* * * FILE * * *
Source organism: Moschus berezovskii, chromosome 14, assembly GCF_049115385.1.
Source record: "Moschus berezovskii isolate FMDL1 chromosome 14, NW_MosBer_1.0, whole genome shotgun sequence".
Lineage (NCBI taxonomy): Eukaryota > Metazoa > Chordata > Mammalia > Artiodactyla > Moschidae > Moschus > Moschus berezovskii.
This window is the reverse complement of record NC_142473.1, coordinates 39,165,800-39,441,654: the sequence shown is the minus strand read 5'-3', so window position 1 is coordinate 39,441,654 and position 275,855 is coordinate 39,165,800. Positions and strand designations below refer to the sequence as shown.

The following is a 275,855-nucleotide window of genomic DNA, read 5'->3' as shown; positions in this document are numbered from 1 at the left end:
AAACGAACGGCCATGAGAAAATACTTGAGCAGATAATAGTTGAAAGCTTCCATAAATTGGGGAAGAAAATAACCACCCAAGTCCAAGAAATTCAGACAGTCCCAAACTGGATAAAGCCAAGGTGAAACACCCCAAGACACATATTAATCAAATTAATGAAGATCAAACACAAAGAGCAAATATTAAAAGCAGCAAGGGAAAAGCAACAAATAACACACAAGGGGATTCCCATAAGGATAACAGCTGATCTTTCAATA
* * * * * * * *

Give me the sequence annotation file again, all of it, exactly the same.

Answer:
Source organism: Moschus berezovskii, chromosome 14, assembly GCF_049115385.1.
Source record: "Moschus berezovskii isolate FMDL1 chromosome 14, NW_MosBer_1.0, whole genome shotgun sequence".
Lineage (NCBI taxonomy): Eukaryota > Metazoa > Chordata > Mammalia > Artiodactyla > Moschidae > Moschus > Moschus berezovskii.
This window is the reverse complement of record NC_142473.1, coordinates 39,165,800-39,441,654: the sequence shown is the minus strand read 5'-3', so window position 1 is coordinate 39,441,654 and position 275,855 is coordinate 39,165,800. Positions and strand designations below refer to the sequence as shown.

The following is a 275,855-nucleotide window of genomic DNA, read 5'->3' as shown; positions in this document are numbered from 1 at the left end:
AAACGAACGGCCATGAGAAAATACTTGAGCAGATAATAGTTGAAAGCTTCCATAAATTGGGGAAGAAAATAACCACCCAAGTCCAAGAAATTCAGACAGTCCCAAACTGGATAAAGCCAAGGTGAAACACCCCAAGACACATATTAATCAAATTAATGAAGATCAAACACAAAGAGCAAATATTAAAAGCAGCAAGGGAAAAGCAACAAATAACACACAAGGGGATTCCCATAAGGATAACAGCTGATCTTTCAATA